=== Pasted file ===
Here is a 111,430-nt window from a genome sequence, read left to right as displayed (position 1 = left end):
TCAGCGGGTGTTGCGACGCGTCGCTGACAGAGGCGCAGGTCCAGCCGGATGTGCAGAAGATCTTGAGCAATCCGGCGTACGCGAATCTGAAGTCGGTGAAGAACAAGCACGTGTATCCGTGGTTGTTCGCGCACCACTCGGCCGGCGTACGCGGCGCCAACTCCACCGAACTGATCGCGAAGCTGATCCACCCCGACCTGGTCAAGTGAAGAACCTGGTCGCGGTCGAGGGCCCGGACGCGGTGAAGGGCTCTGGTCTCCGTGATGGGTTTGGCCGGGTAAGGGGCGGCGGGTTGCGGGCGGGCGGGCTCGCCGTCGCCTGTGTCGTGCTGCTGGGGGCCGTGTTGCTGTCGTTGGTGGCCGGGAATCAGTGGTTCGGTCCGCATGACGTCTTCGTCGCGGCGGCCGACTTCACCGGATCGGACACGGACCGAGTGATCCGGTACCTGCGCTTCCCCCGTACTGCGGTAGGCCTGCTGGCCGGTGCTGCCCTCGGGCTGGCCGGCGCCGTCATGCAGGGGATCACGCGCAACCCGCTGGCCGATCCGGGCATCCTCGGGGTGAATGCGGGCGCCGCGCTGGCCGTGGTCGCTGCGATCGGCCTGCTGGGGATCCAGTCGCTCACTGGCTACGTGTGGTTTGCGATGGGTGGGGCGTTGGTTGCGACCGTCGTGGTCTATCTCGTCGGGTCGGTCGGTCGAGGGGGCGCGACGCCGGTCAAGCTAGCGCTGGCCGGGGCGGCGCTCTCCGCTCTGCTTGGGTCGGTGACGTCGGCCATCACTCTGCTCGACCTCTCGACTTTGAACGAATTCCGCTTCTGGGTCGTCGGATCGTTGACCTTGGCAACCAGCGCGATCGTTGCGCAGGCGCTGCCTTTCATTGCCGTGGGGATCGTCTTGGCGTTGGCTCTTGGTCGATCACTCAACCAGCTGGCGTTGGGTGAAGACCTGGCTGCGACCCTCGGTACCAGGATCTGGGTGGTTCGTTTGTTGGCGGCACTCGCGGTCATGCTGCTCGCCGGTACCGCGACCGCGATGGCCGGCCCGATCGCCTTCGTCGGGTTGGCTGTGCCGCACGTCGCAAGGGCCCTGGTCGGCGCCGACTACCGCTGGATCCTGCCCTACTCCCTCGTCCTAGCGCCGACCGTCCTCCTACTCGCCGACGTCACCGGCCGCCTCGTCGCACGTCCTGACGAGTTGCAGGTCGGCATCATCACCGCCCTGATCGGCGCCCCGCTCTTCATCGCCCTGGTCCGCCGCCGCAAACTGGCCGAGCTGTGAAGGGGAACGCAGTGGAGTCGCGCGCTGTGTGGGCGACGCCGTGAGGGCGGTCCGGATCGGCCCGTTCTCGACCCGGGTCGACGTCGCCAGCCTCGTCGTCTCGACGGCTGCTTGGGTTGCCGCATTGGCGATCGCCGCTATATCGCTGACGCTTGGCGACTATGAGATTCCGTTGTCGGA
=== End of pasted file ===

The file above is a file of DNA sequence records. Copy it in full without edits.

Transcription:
Here is a 111,430-nt window from a genome sequence, read left to right as displayed (position 1 = left end):
TCAGCGGGTGTTGCGACGCGTCGCTGACAGAGGCGCAGGTCCAGCCGGATGTGCAGAAGATCTTGAGCAATCCGGCGTACGCGAATCTGAAGTCGGTGAAGAACAAGCACGTGTATCCGTGGTTGTTCGCGCACCACTCGGCCGGCGTACGCGGCGCCAACTCCACCGAACTGATCGCGAAGCTGATCCACCCCGACCTGGTCAAGTGAAGAACCTGGTCGCGGTCGAGGGCCCGGACGCGGTGAAGGGCTCTGGTCTCCGTGATGGGTTTGGCCGGGTAAGGGGCGGCGGGTTGCGGGCGGGCGGGCTCGCCGTCGCCTGTGTCGTGCTGCTGGGGGCCGTGTTGCTGTCGTTGGTGGCCGGGAATCAGTGGTTCGGTCCGCATGACGTCTTCGTCGCGGCGGCCGACTTCACCGGATCGGACACGGACCGAGTGATCCGGTACCTGCGCTTCCCCCGTACTGCGGTAGGCCTGCTGGCCGGTGCTGCCCTCGGGCTGGCCGGCGCCGTCATGCAGGGGATCACGCGCAACCCGCTGGCCGATCCGGGCATCCTCGGGGTGAATGCGGGCGCCGCGCTGGCCGTGGTCGCTGCGATCGGCCTGCTGGGGATCCAGTCGCTCACTGGCTACGTGTGGTTTGCGATGGGTGGGGCGTTGGTTGCGACCGTCGTGGTCTATCTCGTCGGGTCGGTCGGTCGAGGGGGCGCGACGCCGGTCAAGCTAGCGCTGGCCGGGGCGGCGCTCTCCGCTCTGCTTGGGTCGGTGACGTCGGCCATCACTCTGCTCGACCTCTCGACTTTGAACGAATTCCGCTTCTGGGTCGTCGGATCGTTGACCTTGGCAACCAGCGCGATCGTTGCGCAGGCGCTGCCTTTCATTGCCGTGGGGATCGTCTTGGCGTTGGCTCTTGGTCGATCACTCAACCAGCTGGCGTTGGGTGAAGACCTGGCTGCGACCCTCGGTACCAGGATCTGGGTGGTTCGTTTGTTGGCGGCACTCGCGGTCATGCTGCTCGCCGGTACCGCGACCGCGATGGCCGGCCCGATCGCCTTCGTCGGGTTGGCTGTGCCGCACGTCGCAAGGGCCCTGGTCGGCGCCGACTACCGCTGGATCCTGCCCTACTCCCTCGTCCTAGCGCCGACCGTCCTCCTACTCGCCGACGTCACCGGCCGCCTCGTCGCACGTCCTGACGAGTTGCAGGTCGGCATCATCACCGCCCTGATCGGCGCCCCGCTCTTCATCGCCCTGGTCCGCCGCCGCAAACTGGCCGAGCTGTGAAGGGGAACGCAGTGGAGTCGCGCGCTGTGTGGGCGACGCCGTGAGGGCGGTCCGGATCGGCCCGTTCTCGACCCGGGTCGACGTCGCCAGCCTCGTCGTCTCGACGGCTGCTTGGGTTGCCGCATTGGCGATCGCCGCTATATCGCTGACGCTTGGCGACTATGAGATTCCGTTGTCGGA